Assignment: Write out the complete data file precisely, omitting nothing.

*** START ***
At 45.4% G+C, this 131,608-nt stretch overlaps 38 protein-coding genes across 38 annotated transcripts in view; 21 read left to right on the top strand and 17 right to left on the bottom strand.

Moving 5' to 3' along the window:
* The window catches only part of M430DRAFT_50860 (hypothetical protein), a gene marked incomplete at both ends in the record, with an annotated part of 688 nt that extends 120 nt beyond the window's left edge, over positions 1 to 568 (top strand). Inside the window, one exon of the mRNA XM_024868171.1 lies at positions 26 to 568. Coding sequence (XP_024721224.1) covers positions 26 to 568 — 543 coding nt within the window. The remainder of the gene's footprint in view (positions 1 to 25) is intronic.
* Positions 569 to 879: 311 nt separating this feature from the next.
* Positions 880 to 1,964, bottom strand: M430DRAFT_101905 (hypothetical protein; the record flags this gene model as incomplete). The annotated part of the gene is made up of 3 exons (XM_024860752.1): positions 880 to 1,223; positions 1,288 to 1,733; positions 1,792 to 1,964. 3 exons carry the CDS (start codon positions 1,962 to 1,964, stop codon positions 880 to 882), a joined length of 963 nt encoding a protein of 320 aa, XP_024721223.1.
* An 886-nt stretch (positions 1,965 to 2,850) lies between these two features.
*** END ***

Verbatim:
At 45.4% G+C, this 131,608-nt stretch overlaps 38 protein-coding genes across 38 annotated transcripts in view; 21 read left to right on the top strand and 17 right to left on the bottom strand.

Moving 5' to 3' along the window:
* The window catches only part of M430DRAFT_50860 (hypothetical protein), a gene marked incomplete at both ends in the record, with an annotated part of 688 nt that extends 120 nt beyond the window's left edge, over positions 1 to 568 (top strand). Inside the window, one exon of the mRNA XM_024868171.1 lies at positions 26 to 568. Coding sequence (XP_024721224.1) covers positions 26 to 568 — 543 coding nt within the window. The remainder of the gene's footprint in view (positions 1 to 25) is intronic.
* Positions 569 to 879: 311 nt separating this feature from the next.
* Positions 880 to 1,964, bottom strand: M430DRAFT_101905 (hypothetical protein; the record flags this gene model as incomplete). The annotated part of the gene is made up of 3 exons (XM_024860752.1): positions 880 to 1,223; positions 1,288 to 1,733; positions 1,792 to 1,964. 3 exons carry the CDS (start codon positions 1,962 to 1,964, stop codon positions 880 to 882), a joined length of 963 nt encoding a protein of 320 aa, XP_024721223.1.
* An 886-nt stretch (positions 1,965 to 2,850) lies between these two features.